2014-05-12

causality, web scraping for science, visualization

A great day! Avoiding proposal-writing, I guess: I met with Jennifer Hill (NYU Steinhardt) to discuss ways we might bring causal inference to astronomy. The idea is not to improve what is being done or concluded in astronomical studies, but rather to clarify the implicit assumptions. We tentatively decided to look at galaxy evolution, because it is a sub-field in which the models are currently very data-driven and aren't backed by strong theoretical ideas. It all might fail, of course, because it is hard to think of things like galaxy environments as "treatments" and things like star-formation rates as "outcomes". But the problems do map onto each other, I think.

At lunch, Raphael Flauger (NYU) gave a beautiful talk on foreground uncertainties related to the BICEP2 results. He built his foreground models as did the BICEP2 team by scraping data out of Keynote (tm) presentations posted on the web! I have to say that again: The Planck team showed some maps of foregrounds in some Keynote presentations and posted them on the web. Flauger (and also the BICEP2 team before him) grabbed those presentations, scraped them for the all-sky maps, calibrated them using the scale bars, and worked from there. The coolest thing is that Flauger also simulated this whole process to account in his analysis for the digitization (scraping?) noise. Awesome! He concludes that the significance of the BICEP2 results is much lower than stated in the paper, which makes him (and many others) sad: He has been working on inflation models that produce large signals.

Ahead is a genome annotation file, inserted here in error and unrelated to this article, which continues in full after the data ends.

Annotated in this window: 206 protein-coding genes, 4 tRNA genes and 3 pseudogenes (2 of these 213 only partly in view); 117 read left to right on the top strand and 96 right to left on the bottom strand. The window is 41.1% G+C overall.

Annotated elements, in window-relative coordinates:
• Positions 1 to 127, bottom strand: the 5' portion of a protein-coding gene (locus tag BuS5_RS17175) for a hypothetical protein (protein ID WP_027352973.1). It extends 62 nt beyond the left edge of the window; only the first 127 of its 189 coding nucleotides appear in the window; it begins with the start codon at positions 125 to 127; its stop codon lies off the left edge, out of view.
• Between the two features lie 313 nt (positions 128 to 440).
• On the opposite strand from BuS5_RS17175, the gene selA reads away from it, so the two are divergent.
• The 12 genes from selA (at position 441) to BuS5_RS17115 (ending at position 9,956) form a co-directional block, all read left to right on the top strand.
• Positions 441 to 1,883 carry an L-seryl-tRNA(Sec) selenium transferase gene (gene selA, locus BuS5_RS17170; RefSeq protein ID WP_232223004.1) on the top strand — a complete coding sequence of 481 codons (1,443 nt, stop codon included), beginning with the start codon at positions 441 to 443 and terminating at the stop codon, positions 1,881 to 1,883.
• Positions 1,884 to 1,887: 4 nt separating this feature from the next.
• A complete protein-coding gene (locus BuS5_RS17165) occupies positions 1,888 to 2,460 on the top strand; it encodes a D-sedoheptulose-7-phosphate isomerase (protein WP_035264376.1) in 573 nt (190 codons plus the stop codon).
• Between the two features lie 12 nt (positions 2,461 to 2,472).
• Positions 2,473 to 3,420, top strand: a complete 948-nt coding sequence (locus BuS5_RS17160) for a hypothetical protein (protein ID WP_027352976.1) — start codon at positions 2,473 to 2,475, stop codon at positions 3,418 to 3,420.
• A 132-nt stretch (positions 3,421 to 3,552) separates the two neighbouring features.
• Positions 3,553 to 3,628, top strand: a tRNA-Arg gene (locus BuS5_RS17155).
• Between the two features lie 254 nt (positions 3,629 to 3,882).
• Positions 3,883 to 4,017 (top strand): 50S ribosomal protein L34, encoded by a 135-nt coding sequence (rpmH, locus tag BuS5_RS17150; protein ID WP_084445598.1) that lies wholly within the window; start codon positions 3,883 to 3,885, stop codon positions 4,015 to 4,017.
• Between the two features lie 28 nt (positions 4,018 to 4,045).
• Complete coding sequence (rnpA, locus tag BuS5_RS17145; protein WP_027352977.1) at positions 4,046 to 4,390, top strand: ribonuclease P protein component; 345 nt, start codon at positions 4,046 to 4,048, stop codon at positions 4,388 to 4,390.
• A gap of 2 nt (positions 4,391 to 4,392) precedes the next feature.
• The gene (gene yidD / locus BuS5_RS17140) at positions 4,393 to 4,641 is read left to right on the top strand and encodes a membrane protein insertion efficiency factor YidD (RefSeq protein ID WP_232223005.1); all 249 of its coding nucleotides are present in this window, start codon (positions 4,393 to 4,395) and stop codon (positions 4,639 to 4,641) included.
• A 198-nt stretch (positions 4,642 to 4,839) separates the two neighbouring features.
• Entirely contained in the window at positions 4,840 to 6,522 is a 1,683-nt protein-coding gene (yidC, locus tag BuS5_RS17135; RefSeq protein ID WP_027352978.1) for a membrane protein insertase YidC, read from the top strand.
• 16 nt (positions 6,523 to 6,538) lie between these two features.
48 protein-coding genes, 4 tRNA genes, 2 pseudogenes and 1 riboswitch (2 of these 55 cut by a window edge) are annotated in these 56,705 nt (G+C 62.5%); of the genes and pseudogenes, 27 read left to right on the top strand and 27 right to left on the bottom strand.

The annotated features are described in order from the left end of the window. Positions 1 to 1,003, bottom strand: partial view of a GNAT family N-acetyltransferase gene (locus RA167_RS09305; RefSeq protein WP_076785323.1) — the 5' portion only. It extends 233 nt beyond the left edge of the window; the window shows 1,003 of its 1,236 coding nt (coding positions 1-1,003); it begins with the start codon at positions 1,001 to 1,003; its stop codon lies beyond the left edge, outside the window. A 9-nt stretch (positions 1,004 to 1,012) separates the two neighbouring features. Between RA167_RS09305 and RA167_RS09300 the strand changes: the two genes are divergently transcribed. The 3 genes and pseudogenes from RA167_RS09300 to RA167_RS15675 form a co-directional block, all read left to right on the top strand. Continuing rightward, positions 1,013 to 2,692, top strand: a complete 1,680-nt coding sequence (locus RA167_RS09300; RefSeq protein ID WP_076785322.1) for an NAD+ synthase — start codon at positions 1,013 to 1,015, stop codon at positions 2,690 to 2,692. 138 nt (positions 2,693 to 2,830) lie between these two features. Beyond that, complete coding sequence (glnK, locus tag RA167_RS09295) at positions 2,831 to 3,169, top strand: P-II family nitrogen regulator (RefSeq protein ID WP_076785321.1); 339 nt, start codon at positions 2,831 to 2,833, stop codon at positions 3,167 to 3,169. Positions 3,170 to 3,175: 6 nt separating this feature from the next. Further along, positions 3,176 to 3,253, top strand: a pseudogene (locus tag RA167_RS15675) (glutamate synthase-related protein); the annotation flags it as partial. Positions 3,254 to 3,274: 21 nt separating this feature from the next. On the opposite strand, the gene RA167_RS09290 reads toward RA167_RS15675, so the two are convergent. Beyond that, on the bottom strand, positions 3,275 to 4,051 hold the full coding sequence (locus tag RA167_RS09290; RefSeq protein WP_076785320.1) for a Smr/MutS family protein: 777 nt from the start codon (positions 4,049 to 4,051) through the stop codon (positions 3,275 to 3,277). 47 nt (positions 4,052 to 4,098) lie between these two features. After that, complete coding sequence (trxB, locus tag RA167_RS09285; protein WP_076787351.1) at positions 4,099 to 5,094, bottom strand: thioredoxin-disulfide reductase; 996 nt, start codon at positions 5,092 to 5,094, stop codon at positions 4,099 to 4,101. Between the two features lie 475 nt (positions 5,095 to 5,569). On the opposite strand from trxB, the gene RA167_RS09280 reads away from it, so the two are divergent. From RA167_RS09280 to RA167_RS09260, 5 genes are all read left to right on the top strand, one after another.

Late in the day, Enrico Bertini (NYU Poly) rocked the Data Science Showcase series with a nice talk on visualization. Among many other things, he showed that there are known rankings of the value of different kinds of visual cues (bar lengths, dot positions, color, and so on) for displaying different kinds of quantities (real value, rank, binary). Afterwards, there were some conversations about what we should do about scientists who are blind. That's an important question we need to address when we speak about the importance of visualization!

1 comment:

  1. Flauger's slides are up in a modified form here http://www.pctp.princeton.edu/pctp/SpecialEventSimplicity2014/SpecialEventSimplicity2014.html along with video

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